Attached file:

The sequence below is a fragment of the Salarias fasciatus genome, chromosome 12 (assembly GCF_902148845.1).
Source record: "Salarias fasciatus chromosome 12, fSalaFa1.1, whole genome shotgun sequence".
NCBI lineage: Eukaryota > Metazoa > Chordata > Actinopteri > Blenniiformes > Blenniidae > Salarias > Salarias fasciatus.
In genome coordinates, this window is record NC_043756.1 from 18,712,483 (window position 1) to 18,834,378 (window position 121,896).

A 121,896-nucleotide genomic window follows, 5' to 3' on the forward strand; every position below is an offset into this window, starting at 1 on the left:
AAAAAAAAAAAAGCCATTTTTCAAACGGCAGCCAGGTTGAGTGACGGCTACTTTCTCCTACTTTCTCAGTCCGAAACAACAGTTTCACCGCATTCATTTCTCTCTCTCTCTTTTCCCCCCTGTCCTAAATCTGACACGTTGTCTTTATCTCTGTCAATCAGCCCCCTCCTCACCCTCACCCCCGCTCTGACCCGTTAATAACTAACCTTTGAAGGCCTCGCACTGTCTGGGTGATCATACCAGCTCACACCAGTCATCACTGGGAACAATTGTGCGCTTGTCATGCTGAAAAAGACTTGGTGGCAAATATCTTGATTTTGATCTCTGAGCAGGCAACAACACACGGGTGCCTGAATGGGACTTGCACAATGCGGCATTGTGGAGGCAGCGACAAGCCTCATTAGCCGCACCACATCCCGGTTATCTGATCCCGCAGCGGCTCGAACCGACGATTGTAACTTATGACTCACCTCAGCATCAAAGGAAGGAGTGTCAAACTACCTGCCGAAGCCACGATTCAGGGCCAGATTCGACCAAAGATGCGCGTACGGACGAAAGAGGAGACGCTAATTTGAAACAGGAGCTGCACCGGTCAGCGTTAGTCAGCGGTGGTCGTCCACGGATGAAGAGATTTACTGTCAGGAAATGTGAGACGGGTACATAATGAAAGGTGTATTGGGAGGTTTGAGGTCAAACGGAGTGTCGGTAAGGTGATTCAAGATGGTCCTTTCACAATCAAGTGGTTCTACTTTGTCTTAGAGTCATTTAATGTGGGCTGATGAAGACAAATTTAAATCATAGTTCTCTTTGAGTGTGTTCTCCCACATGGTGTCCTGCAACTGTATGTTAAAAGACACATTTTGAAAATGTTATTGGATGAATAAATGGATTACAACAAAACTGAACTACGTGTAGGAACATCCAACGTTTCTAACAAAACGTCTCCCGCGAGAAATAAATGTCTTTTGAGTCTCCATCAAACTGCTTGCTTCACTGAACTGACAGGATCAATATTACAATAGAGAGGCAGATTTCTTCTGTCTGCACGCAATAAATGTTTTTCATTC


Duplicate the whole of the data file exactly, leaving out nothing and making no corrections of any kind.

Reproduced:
The sequence below is a fragment of the Salarias fasciatus genome, chromosome 12 (assembly GCF_902148845.1).
Source record: "Salarias fasciatus chromosome 12, fSalaFa1.1, whole genome shotgun sequence".
NCBI lineage: Eukaryota > Metazoa > Chordata > Actinopteri > Blenniiformes > Blenniidae > Salarias > Salarias fasciatus.
In genome coordinates, this window is record NC_043756.1 from 18,712,483 (window position 1) to 18,834,378 (window position 121,896).

A 121,896-nucleotide genomic window follows, 5' to 3' on the forward strand; every position below is an offset into this window, starting at 1 on the left:
AAAAAAAAAAAAGCCATTTTTCAAACGGCAGCCAGGTTGAGTGACGGCTACTTTCTCCTACTTTCTCAGTCCGAAACAACAGTTTCACCGCATTCATTTCTCTCTCTCTCTTTTCCCCCCTGTCCTAAATCTGACACGTTGTCTTTATCTCTGTCAATCAGCCCCCTCCTCACCCTCACCCCCGCTCTGACCCGTTAATAACTAACCTTTGAAGGCCTCGCACTGTCTGGGTGATCATACCAGCTCACACCAGTCATCACTGGGAACAATTGTGCGCTTGTCATGCTGAAAAAGACTTGGTGGCAAATATCTTGATTTTGATCTCTGAGCAGGCAACAACACACGGGTGCCTGAATGGGACTTGCACAATGCGGCATTGTGGAGGCAGCGACAAGCCTCATTAGCCGCACCACATCCCGGTTATCTGATCCCGCAGCGGCTCGAACCGACGATTGTAACTTATGACTCACCTCAGCATCAAAGGAAGGAGTGTCAAACTACCTGCCGAAGCCACGATTCAGGGCCAGATTCGACCAAAGATGCGCGTACGGACGAAAGAGGAGACGCTAATTTGAAACAGGAGCTGCACCGGTCAGCGTTAGTCAGCGGTGGTCGTCCACGGATGAAGAGATTTACTGTCAGGAAATGTGAGACGGGTACATAATGAAAGGTGTATTGGGAGGTTTGAGGTCAAACGGAGTGTCGGTAAGGTGATTCAAGATGGTCCTTTCACAATCAAGTGGTTCTACTTTGTCTTAGAGTCATTTAATGTGGGCTGATGAAGACAAATTTAAATCATAGTTCTCTTTGAGTGTGTTCTCCCACATGGTGTCCTGCAACTGTATGTTAAAAGACACATTTTGAAAATGTTATTGGATGAATAAATGGATTACAACAAAACTGAACTACGTGTAGGAACATCCAACGTTTCTAACAAAACGTCTCCCGCGAGAAATAAATGTCTTTTGAGTCTCCATCAAACTGCTTGCTTCACTGAACTGACAGGATCAATATTACAATAGAGAGGCAGATTTCTTCTGTCTGCACGCAATAAATGTTTTTCATTC